Under the leadership of Chief Justice Earl Warren, the Supreme Court in the 1960s issued a number of landmark decisions that broadened the rights of criminal defendants under various provisions of the Bill of Rights, ranging from the establishment of the exclusionary rule for improperly obtained evidence, search warrant requirements, the right of indigent defendants to attorneys, the right to counsel and the right to remain silent during police interrogations, and stop and frisk tactics. This course will focus on a number of the decisions of the Warren Court as well as decisions of the Court under later chief justices that have grappled with problems of applying constitutional principles to new technology and in some cases, have narrowed the protections established by the Warren Court. Time permitting the course might also examine constitutional restrictions on the use of the death penalty.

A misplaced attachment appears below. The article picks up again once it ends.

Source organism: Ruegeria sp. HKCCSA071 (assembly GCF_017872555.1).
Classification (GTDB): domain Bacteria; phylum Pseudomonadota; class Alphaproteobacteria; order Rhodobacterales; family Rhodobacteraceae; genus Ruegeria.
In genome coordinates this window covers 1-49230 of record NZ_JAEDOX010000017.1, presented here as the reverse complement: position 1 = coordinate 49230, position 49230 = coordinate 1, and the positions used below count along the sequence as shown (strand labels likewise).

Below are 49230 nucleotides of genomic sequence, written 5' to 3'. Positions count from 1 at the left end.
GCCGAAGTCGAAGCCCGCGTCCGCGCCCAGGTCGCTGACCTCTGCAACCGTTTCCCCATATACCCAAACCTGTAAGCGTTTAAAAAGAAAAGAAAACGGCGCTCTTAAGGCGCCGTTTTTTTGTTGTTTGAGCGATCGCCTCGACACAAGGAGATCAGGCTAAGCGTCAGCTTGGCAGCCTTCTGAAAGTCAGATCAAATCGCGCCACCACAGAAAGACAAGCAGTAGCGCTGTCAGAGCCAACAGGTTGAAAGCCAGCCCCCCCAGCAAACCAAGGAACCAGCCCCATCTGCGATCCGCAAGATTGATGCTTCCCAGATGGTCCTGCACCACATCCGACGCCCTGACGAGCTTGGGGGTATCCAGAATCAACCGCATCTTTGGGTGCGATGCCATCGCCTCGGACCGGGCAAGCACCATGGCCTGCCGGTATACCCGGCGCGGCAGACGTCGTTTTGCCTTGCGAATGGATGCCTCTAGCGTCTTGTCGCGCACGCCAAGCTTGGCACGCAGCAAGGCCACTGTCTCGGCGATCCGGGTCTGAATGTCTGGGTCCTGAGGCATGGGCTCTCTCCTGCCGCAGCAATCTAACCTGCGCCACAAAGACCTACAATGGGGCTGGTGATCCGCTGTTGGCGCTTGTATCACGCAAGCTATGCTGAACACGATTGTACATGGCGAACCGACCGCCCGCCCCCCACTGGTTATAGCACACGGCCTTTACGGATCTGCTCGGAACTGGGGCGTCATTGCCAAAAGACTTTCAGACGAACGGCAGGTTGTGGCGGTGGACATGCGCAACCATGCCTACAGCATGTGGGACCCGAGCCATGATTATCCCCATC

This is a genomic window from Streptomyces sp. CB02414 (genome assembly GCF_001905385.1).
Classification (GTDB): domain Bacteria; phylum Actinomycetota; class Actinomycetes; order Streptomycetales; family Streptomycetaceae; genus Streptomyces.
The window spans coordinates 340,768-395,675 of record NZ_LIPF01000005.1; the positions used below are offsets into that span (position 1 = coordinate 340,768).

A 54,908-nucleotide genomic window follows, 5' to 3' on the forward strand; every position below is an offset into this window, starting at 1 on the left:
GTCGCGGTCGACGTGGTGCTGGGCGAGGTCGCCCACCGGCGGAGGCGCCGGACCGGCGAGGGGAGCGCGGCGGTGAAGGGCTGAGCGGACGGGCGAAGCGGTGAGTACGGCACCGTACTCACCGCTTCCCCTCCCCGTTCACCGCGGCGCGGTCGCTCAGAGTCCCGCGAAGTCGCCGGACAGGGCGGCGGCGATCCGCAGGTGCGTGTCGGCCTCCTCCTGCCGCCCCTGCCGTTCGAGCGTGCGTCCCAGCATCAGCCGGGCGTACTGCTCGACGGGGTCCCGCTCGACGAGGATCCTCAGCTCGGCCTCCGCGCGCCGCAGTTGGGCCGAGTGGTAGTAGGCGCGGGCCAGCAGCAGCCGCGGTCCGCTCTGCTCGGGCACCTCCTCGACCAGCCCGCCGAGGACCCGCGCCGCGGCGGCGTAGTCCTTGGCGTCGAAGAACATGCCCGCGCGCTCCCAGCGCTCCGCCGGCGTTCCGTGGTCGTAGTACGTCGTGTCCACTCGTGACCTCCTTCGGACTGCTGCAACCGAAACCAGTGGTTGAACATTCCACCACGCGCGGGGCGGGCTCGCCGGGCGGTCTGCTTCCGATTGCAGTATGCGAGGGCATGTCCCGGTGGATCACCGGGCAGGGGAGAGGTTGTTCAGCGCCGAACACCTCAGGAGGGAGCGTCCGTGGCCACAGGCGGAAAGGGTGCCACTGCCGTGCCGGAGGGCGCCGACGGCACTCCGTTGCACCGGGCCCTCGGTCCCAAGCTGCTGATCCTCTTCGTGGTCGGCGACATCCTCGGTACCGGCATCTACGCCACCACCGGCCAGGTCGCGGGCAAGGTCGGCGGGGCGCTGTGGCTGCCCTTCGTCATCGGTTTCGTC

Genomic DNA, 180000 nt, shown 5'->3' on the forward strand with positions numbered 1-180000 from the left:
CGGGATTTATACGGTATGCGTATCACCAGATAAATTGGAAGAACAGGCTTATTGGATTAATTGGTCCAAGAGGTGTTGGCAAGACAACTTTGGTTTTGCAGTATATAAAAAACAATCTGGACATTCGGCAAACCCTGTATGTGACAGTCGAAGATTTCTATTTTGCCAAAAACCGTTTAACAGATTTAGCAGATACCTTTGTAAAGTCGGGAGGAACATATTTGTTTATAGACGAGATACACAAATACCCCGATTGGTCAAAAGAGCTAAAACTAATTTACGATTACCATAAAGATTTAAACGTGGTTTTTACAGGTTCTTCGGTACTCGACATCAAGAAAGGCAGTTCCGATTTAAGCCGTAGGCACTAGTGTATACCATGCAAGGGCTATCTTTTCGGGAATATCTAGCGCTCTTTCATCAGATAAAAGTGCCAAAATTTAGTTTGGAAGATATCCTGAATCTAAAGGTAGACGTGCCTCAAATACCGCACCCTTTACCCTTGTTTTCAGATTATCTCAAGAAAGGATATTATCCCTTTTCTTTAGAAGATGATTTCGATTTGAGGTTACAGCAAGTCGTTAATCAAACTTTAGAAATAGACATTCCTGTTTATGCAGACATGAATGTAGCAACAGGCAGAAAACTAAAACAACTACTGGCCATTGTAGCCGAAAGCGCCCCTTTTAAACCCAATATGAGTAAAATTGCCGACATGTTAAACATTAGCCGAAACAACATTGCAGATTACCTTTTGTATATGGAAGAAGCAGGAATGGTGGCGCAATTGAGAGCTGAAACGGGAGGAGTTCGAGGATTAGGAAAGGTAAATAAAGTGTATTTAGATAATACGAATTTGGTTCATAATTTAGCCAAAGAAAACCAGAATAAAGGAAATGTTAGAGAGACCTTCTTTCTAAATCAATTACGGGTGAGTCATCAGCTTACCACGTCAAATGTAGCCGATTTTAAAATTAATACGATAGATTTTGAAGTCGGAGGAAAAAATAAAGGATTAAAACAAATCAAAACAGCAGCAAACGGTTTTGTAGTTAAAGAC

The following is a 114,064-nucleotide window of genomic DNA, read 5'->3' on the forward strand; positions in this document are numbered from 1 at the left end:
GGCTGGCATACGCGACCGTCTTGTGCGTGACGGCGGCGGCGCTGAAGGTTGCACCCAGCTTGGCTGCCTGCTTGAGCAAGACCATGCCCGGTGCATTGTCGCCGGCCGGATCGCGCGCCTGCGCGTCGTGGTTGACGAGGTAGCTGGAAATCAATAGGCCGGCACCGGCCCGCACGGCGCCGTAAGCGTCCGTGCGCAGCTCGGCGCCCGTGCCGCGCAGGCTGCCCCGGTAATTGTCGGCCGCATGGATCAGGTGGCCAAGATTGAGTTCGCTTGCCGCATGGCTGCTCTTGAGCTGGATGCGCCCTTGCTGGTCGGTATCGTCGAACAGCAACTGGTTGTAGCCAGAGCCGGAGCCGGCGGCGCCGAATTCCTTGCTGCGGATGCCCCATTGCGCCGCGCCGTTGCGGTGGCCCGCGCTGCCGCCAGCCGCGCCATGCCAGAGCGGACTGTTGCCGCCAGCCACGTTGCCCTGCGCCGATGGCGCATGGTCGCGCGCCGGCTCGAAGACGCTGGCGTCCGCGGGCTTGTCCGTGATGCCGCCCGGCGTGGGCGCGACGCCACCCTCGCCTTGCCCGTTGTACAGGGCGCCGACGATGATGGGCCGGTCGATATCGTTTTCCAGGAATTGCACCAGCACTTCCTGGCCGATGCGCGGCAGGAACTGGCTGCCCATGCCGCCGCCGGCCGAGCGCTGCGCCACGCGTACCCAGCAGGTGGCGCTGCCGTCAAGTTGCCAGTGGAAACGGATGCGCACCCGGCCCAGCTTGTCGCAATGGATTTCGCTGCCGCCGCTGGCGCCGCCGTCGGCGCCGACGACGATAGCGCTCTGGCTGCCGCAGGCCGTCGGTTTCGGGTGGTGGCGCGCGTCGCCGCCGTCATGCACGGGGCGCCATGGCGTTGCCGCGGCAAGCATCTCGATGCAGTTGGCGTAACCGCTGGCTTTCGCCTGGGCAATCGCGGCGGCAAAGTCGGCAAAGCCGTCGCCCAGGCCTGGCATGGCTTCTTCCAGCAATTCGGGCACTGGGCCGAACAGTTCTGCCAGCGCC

Group Leader: John S. Ross, III holds degrees from Yale University and the University of Virginia School of Law, and practiced law for 20 years in Washington, D.C. He was an Adjunct Professor of Law at Washington & Lee University School of Law and taught a class on separation of church and state in the WISE program. He is a court coordinator with Family Services of Central Massachusetts Mediation.
Worcester Institute for Senior Education (WISE)Assumption University, 500 Salisbury Street, Worcester MA 01609